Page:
RRW: USA Champion Shadrack Kipchirchir Focused on Team Medal at World Cross

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By David Monti, @d9monti
(c) 2019 Race Results Weekly, all rights reserved

AARHUS, DENMARK (28-Mar) — One of the oldest expressions in sports is that there is no “I” in “Team,” and reigning USA cross country champion Shadrack Kipchirchir has clearly embraced that as his mantra ahead of Saturday’s IAAF/Mikkeller World Cross Country Championships on the grounds of the Moesgaard Museum here.

Kipchirchir, 30, who won the USA title last month in Tallahassee, Florida, with an explosive sprint finish, told Race Results Weekly this morning that achieving a team medal was his top priority.

Shadrack Kipchirchir of the United States in advance of the 2019 IAAF/Mikkeller World Cross County Championships in Aarhus, Denmark (photo by Jane Monti for Race Results Weekly)

“Most important thing is to win as a team, to podium as a team,” the former Oklahoma State star said wearing his bright blue Team USATF warm-up suit.  “We’re going to go for a win, but the worst-case scenario we’ll go for the bronze.  Then individual goals, I don’t know.  Win as a team; that’s the most important thing.”

Kipchirchir, an Olympian who finished ninth in the IAAF World Championships 10,000m in 2017 in London, has a unique advantage over the other top athletes entered here like reigning champion Geoffrey Kamworor of Kenya.  Four of his five American teammates are his actual training partners under coach Scott Simmons in Colorado Springs, Colorado.  He and brothers Hilary and Emmanuel Bor, Stanley Kebenei and Leonard Korir know each other well, and it will be easy for them to work as a team on the twisting and hilly two-kilometer circuit which features 66 meters of climbing and descending in every loop.

“I talked with the guys and they are really excited,” said Kipchirchir, who finished 21st in the last edition of these championships in Kampala, Uganda, in 2017.  “So, we’re going to run as a team.  We’re going to run as a unit together.  I’m sure people are going to blow up.  We’re going to try to encourage each other like the way we do in training and run together as a pack.  Hopefully, we get the win.  Our hope is to win it.”

The course set up by the local organizing committee is beyond challenging.  During each circuit, the athletes must climb and descend the grass roof of the Museum which has an exceptionally steep pitch.  They make a U-turn about two thirds of the way up the roof, then descend at full speed before shooting into a specially designed banked curve (which looks like it a skate park feature) which redirects the athletes back uphill for the next circuit.  The course also has deep sand in spots, off-camber turns and even a mud pit.  Kipchirchir loves it.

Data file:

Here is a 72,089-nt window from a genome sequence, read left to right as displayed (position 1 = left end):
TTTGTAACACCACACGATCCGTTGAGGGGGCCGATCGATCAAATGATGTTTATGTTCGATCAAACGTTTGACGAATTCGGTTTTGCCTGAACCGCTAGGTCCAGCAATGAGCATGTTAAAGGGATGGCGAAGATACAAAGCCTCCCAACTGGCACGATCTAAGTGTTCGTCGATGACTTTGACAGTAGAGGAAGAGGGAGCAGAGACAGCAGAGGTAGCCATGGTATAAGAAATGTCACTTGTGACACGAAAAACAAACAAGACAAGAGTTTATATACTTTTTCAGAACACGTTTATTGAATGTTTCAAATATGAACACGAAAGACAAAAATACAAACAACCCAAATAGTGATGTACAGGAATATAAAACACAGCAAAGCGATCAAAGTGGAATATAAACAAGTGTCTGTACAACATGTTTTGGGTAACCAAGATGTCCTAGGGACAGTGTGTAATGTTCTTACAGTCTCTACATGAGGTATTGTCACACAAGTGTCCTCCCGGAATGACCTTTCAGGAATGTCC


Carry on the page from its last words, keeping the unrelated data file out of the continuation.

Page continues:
“The course is pretty amazing,” Kipchirchir said.  “The guys that did it did a good job.  You know, it’s like a really hard course, and it’s challenging and I like it. That’s the way cross country should be.”

The course here stands in stark contrast to the one used for the USA national championships in Tallahassee, Florida, last month which was the team trails event for these championships.  That course was mostly flat grass with several hard-packed dirt sections.  Over that 10-kilometer race Kipchirchir was able to clock what would be a solid track time for 10-K: 28:53.

“Three hundred and sixty degrees opposite,” Kipchirchir said when asked to compare the Tallahassee and Aarhus courses.  “Totally different.  There’s like a lot of hills, downhills, amazing obstacles.  The rooftop, the grade is really steep.  Mud pit, water and sun.  Everything is, like, right there.  So, I’m excited for it.”

Growing up as a boy in Kenya, Kipchirchir dreamed of running in global championships, but never imagined he would do that for the United States (he began representing the United States in 2015 after getting citizenship through the U.S. Army).

“I used to watch all the time, like the Olympics and track and cross country at Worlds,” Kipchirchir reminisced.  “Everything that I watched.  I was like, I want to be like them, and here I am.”

Above all, Kipchirchir said he would savor the team experience.  It’s his band of brothers which will really drive his effort on Saturday.

“I talked with the guys and we’re going to run together as a group,” he said.  “If one person passes a competitor, we’ll all pass them.  That’s the cool thing with cross country; it’s all about passing people as much as you can.”


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